Informacion economica sobre Cuba

Posted on Sun, Jul. 10, 2011

Chavez's 'reverse miracle' with Venezuela's economy

Andres Oppenheimer is a Latin America correspondent for the Miami Herald

Venezuelan President Hugo Chavez's critics took advantage of his absence
for cancer treatment in Cuba to blame him for all kinds of misdeeds, but
it's time to give him credit for having performed a true economic
miracle in his country.

I'm not kidding. What Chavez has done in Venezuela over the last 12
years is nothing short of an economic miracle: Despite benefiting from
the biggest oil boom in Venezuela's history, he has somehow managed to
turn the country into a shambles.

Venezuela has one of the highest inflation rates in Latin America, one
of the lowest economic growth rates in the region, daily electricity
blackouts, food shortages, and unprecedented crime rates. What's even
more amazing for one of the world's biggest oil producers, Electric
Energy Minister Ali Rodriguez announced June 15 that Venezuela had
started importing electricity from Colombia to restore power to various
parts of the country.

It's an amazing feat if you consider that oil prices have skyrocketed
from $9 a barrel when Chavez took office in 1999 to $100 a barrel now.
While Venezuela has enjoyed two-year-long oil booms in 1974 and 1979,
this has been by far the country's longest and biggest oil bonanza.

According to Venezuelan Central Bank figures, Venezuela's oil income has
reached $700 billion since Chavez took office. "Venezuela's oil income
over the past 12 years exceeds what it had received in the previous 25
years," says Jose Guerra, head of the economy department of the
state-run Central University of Venezuela.

And yet, this is what Chavez has to show for it:

While Latin America's economies grew by an average of nearly 6 percent
last year, Venezuela's economy has shrunk by 1.6 percent, after
shrinking by 3.3 percent the previous year, according to the United
Nations' Economic Commission for Latin America and the Caribbean
(ECLAC). The Venezuelan government is predicting 4 percent growth this
year, which – if it happens – would still be one of the region's lowest
growth rates.

While most Latin American countries have single-digit inflation rates,
Venezuela's rose from 12 percent a decade ago to 27 percent last year,
according to the ECLAC. The official rate now is about 25 percent.

While most Latin American countries are benefiting from record foreign
investments, Venezuela is suffering from capital flight. The country's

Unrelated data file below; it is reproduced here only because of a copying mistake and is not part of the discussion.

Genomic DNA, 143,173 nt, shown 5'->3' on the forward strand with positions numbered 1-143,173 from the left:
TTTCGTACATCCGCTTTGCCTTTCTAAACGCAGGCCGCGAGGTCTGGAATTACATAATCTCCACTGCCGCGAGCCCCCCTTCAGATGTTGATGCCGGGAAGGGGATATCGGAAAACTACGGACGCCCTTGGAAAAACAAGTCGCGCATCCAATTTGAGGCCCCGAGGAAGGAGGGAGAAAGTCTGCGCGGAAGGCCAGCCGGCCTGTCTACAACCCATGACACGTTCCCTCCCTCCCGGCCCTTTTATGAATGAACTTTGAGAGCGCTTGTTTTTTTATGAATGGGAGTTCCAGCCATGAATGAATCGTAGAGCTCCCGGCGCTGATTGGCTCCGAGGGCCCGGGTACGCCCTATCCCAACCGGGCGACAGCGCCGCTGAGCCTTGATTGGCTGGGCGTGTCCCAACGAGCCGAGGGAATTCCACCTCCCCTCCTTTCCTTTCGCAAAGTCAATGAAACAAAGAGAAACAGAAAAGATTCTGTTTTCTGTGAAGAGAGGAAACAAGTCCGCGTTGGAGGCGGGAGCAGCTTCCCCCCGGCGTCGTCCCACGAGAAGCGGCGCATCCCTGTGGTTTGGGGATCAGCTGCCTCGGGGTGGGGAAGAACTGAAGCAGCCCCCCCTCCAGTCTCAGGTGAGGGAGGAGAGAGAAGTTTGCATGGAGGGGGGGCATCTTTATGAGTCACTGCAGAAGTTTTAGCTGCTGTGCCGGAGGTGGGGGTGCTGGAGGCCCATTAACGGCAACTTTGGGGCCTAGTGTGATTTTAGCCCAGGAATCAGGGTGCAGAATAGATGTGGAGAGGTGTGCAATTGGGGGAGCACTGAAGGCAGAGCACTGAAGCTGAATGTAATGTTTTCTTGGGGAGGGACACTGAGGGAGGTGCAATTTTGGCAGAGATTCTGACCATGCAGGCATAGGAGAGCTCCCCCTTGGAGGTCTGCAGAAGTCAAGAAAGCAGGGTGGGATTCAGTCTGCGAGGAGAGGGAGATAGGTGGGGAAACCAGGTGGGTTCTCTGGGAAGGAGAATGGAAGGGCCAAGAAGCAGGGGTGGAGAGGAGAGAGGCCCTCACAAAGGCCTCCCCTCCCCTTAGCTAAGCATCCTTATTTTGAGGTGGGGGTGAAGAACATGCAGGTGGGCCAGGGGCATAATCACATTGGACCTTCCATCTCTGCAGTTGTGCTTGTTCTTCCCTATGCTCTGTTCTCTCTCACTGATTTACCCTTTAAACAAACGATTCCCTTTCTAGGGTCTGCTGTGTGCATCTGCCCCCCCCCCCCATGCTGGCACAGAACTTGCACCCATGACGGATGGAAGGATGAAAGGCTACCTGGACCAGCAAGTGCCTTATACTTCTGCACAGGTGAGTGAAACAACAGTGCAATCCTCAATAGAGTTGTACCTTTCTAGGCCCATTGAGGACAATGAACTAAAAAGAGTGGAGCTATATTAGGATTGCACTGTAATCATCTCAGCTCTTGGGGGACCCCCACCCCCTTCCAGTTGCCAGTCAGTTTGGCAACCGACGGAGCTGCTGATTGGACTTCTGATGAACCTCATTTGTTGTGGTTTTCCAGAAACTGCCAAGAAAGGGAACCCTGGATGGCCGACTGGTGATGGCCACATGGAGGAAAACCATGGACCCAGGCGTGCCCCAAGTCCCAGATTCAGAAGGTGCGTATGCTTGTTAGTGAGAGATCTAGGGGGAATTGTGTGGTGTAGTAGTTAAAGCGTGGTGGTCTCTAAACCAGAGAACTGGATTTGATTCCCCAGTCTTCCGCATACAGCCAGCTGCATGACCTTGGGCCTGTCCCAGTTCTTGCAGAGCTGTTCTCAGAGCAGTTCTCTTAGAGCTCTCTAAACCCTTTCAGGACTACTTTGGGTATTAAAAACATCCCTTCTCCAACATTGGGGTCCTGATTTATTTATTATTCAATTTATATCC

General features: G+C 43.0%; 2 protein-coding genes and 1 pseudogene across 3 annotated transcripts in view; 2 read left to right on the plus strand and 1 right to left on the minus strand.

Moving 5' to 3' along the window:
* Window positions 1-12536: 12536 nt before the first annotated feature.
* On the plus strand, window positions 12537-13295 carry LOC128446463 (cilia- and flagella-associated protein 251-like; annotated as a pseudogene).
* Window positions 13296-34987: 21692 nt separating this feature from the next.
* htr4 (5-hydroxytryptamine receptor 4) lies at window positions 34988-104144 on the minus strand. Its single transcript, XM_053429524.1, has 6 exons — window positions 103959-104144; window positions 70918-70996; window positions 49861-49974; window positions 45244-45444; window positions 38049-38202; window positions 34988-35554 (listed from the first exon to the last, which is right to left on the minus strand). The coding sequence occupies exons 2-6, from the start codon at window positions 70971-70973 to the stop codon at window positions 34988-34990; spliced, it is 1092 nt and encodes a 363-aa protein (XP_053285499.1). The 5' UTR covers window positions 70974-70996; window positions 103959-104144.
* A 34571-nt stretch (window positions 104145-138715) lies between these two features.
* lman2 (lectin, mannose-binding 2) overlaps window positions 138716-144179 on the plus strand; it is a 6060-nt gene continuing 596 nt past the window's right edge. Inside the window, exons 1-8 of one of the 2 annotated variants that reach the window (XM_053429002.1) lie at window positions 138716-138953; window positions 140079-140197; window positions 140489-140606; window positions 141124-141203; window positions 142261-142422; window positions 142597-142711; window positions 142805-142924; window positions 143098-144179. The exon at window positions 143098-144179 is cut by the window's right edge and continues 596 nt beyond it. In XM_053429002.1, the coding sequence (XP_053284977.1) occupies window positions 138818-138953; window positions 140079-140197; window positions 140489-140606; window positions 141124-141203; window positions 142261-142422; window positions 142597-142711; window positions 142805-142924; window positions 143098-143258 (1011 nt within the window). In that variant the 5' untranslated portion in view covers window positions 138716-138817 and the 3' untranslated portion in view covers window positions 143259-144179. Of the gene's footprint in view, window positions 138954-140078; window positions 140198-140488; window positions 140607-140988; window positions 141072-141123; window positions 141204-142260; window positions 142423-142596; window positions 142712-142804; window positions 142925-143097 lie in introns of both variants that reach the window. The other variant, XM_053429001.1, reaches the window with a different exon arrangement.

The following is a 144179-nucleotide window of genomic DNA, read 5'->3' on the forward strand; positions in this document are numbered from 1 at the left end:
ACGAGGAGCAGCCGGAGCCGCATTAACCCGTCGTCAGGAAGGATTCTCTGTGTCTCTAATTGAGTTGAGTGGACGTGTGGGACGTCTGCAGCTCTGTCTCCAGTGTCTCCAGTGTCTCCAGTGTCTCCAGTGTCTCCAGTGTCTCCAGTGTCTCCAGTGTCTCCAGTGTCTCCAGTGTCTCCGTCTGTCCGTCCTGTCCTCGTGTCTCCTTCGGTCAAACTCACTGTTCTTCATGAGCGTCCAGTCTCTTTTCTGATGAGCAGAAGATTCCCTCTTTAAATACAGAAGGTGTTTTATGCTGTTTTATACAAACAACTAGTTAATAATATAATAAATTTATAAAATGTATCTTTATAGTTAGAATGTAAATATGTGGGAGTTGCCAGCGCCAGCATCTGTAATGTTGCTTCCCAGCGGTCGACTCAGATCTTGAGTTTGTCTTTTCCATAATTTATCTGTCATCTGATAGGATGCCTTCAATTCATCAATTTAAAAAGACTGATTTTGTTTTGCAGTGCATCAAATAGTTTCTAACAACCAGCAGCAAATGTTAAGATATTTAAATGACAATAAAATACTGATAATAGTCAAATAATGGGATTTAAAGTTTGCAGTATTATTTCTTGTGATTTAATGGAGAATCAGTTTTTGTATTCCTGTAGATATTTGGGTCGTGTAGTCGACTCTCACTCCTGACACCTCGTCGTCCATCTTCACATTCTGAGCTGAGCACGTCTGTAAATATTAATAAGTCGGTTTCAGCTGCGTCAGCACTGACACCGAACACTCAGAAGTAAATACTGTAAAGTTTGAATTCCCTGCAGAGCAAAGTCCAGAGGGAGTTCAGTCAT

foreign debt has risen from $35 billion in 2001 to $58 billion in 2010,
ECLAC figures show.

The power outages that are affecting most of the country, with the
exception of the capital, are the first in recent memory. The government
at first blamed them on a drought, but economists say the power outages
are due to a near total lack of investment in electric facilities in
recent years.

The latest food shortages include cooking oil, coffee, meat, and sugar.
Venezuela, once the world's fifth-largest world coffee exporter, is now
importing coffee from Nicaragua.

Venezuela's education, science, and technology levels are plummeting.
The number of patents registered in Venezuela – a key measure of
innovation – has fallen from nearly 800 in 1988 to fewer than 100 a
decade later, according to official figures.

Chavez's government cites ECLAC figures showing it has reduced poverty
from 45 percent of the population to 28 percent over 10 years. But, over
the same period, Argentina has reduced its poverty rate from 45 percent
to 11 percent, Chile from 20 percent to 11 percent, Brazil from 38
percent to 25 percent, and Peru and Colombia by similar rates, ECLAC
figures show. Most of these countries have reduced poverty while
attracting investments and creating industries that will generate
long-term growth.

Venezuela has benefited from an economic windfall in recent years, but
it has squandered it in cash subsidies and grandiose international
propaganda projects that, once oil prices fall, will leave the country
bankrupt for generations.

Part of it is Chavez's chaotic economic management, part of it is
implementation of a narcissist-Leninist model aimed at destroying the
private sector and creating a country of government-dependent zombies,
and part of it is frankly unexplainable. Chavez is the author of a true
economic miracle – but in reverse!

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